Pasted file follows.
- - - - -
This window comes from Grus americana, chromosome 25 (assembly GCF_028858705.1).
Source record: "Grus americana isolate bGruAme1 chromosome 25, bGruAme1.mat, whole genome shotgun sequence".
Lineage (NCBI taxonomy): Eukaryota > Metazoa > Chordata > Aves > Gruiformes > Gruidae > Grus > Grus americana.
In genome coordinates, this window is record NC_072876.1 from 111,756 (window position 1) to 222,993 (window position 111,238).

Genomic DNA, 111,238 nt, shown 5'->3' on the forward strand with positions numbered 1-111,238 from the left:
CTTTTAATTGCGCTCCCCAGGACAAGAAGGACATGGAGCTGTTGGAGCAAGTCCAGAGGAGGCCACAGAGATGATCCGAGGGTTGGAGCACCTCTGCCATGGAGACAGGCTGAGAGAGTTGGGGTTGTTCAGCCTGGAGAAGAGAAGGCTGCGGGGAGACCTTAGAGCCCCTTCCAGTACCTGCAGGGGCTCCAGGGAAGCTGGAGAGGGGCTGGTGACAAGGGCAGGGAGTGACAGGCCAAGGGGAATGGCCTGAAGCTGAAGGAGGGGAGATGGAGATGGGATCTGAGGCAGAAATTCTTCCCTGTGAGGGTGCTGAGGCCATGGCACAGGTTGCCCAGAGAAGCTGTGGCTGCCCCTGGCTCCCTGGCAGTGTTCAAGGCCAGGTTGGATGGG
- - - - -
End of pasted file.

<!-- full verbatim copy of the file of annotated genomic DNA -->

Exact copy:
This window comes from Grus americana, chromosome 25 (assembly GCF_028858705.1).
Source record: "Grus americana isolate bGruAme1 chromosome 25, bGruAme1.mat, whole genome shotgun sequence".
Lineage (NCBI taxonomy): Eukaryota > Metazoa > Chordata > Aves > Gruiformes > Gruidae > Grus > Grus americana.
In genome coordinates, this window is record NC_072876.1 from 111,756 (window position 1) to 222,993 (window position 111,238).

Genomic DNA, 111,238 nt, shown 5'->3' on the forward strand with positions numbered 1-111,238 from the left:
CTTTTAATTGCGCTCCCCAGGACAAGAAGGACATGGAGCTGTTGGAGCAAGTCCAGAGGAGGCCACAGAGATGATCCGAGGGTTGGAGCACCTCTGCCATGGAGACAGGCTGAGAGAGTTGGGGTTGTTCAGCCTGGAGAAGAGAAGGCTGCGGGGAGACCTTAGAGCCCCTTCCAGTACCTGCAGGGGCTCCAGGGAAGCTGGAGAGGGGCTGGTGACAAGGGCAGGGAGTGACAGGCCAAGGGGAATGGCCTGAAGCTGAAGGAGGGGAGATGGAGATGGGATCTGAGGCAGAAATTCTTCCCTGTGAGGGTGCTGAGGCCATGGCACAGGTTGCCCAGAGAAGCTGTGGCTGCCCCTGGCTCCCTGGCAGTGTTCAAGGCCAGGTTGGATGGG